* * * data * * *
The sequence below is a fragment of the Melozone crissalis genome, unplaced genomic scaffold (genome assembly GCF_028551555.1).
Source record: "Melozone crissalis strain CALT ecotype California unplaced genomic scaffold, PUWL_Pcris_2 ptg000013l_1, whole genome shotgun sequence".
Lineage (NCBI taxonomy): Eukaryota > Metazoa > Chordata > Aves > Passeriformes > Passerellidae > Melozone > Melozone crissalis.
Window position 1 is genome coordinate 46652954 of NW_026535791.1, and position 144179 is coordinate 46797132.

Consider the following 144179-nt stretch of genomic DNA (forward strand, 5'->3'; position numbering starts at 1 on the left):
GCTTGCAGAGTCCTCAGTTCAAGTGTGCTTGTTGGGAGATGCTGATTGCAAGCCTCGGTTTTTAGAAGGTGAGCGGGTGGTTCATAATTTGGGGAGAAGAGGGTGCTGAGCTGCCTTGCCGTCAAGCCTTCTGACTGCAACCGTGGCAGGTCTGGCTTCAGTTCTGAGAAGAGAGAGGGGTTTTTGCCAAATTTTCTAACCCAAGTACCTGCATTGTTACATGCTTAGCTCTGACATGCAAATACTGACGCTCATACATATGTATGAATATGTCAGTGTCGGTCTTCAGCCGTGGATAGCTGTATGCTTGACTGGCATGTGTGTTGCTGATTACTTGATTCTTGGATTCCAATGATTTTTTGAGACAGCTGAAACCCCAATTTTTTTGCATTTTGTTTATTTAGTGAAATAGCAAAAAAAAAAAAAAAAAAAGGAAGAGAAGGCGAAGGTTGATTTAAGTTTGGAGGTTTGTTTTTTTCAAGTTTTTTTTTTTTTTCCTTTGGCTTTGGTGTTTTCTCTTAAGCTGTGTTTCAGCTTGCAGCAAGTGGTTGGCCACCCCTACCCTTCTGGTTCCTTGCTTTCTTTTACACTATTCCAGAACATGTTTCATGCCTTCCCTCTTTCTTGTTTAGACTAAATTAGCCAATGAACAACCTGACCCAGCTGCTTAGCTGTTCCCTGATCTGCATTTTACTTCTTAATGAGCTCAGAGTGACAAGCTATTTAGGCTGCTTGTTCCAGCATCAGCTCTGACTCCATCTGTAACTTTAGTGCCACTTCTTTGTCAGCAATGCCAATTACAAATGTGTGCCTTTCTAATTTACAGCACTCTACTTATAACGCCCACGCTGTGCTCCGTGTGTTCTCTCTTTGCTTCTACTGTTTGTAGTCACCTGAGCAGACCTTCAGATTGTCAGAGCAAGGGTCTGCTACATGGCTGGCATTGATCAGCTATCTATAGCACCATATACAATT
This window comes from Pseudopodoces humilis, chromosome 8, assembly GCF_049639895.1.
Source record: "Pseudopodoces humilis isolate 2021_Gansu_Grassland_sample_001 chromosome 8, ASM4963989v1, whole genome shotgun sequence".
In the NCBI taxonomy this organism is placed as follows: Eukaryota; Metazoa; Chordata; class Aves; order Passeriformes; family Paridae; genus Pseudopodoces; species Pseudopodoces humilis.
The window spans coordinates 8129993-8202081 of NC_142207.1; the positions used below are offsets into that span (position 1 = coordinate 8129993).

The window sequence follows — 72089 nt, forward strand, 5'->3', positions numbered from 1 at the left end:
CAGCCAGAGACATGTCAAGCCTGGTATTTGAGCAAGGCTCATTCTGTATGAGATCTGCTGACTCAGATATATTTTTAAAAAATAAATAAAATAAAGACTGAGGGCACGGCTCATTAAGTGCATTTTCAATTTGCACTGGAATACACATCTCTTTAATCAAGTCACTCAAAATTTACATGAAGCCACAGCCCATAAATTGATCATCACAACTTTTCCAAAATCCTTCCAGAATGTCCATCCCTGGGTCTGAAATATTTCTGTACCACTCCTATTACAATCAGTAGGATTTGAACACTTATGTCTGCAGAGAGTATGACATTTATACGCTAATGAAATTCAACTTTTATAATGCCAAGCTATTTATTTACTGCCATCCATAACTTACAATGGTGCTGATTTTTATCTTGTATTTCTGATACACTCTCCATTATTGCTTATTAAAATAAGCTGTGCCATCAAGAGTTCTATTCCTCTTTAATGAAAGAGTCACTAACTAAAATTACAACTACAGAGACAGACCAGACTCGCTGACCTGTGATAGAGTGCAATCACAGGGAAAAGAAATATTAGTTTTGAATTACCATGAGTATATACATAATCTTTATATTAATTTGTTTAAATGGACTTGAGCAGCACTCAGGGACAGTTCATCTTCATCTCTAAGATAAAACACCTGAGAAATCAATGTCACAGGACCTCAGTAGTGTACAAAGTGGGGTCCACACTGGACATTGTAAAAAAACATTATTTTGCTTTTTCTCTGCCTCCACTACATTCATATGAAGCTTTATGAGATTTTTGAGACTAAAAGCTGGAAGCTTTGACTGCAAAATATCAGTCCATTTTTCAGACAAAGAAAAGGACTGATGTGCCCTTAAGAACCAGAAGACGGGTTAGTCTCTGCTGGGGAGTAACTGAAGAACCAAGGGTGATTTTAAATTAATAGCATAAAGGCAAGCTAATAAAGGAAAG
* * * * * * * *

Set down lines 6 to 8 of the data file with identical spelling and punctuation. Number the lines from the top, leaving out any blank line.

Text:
GCTTGCAGAGTCCTCAGTTCAAGTGTGCTTGTTGGGAGATGCTGATTGCAAGCCTCGGTTTTTAGAAGGTGAGCGGGTGGTTCATAATTTGGGGAGAAGAGGGTGCTGAGCTGCCTTGCCGTCAAGCCTTCTGACTGCAACCGTGGCAGGTCTGGCTTCAGTTCTGAGAAGAGAGAGGGGTTTTTGCCAAATTTTCTAACCCAAGTACCTGCATTGTTACATGCTTAGCTCTGACATGCAAATACTGACGCTCATACATATGTATGAATATGTCAGTGTCGGTCTTCAGCCGTGGATAGCTGTATGCTTGACTGGCATGTGTGTTGCTGATTACTTGATTCTTGGATTCCAATGATTTTTTGAGACAGCTGAAACCCCAATTTTTTTGCATTTTGTTTATTTAGTGAAATAGCAAAAAAAAAAAAAAAAAAAGGAAGAGAAGGCGAAGGTTGATTTAAGTTTGGAGGTTTGTTTTTTTCAAGTTTTTTTTTTTTTTCCTTTGGCTTTGGTGTTTTCTCTTAAGCTGTGTTTCAGCTTGCAGCAAGTGGTTGGCCACCCCTACCCTTCTGGTTCCTTGCTTTCTTTTACACTATTCCAGAACATGTTTCATGCCTTCCCTCTTTCTTGTTTAGACTAAATTAGCCAATGAACAACCTGACCCAGCTGCTTAGCTGTTCCCTGATCTGCATTTTACTTCTTAATGAGCTCAGAGTGACAAGCTATTTAGGCTGCTTGTTCCAGCATCAGCTCTGACTCCATCTGTAACTTTAGTGCCACTTCTTTGTCAGCAATGCCAATTACAAATGTGTGCCTTTCTAATTTACAGCACTCTACTTATAACGCCCACGCTGTGCTCCGTGTGTTCTCTCTTTGCTTCTACTGTTTGTAGTCACCTGAGCAGACCTTCAGATTGTCAGAGCAAGGGTCTGCTACATGGCTGGCATTGATCAGCTATCTATAGCACCATATACAATT
This window comes from Pseudopodoces humilis, chromosome 8, assembly GCF_049639895.1.
Source record: "Pseudopodoces humilis isolate 2021_Gansu_Grassland_sample_001 chromosome 8, ASM4963989v1, whole genome shotgun sequence".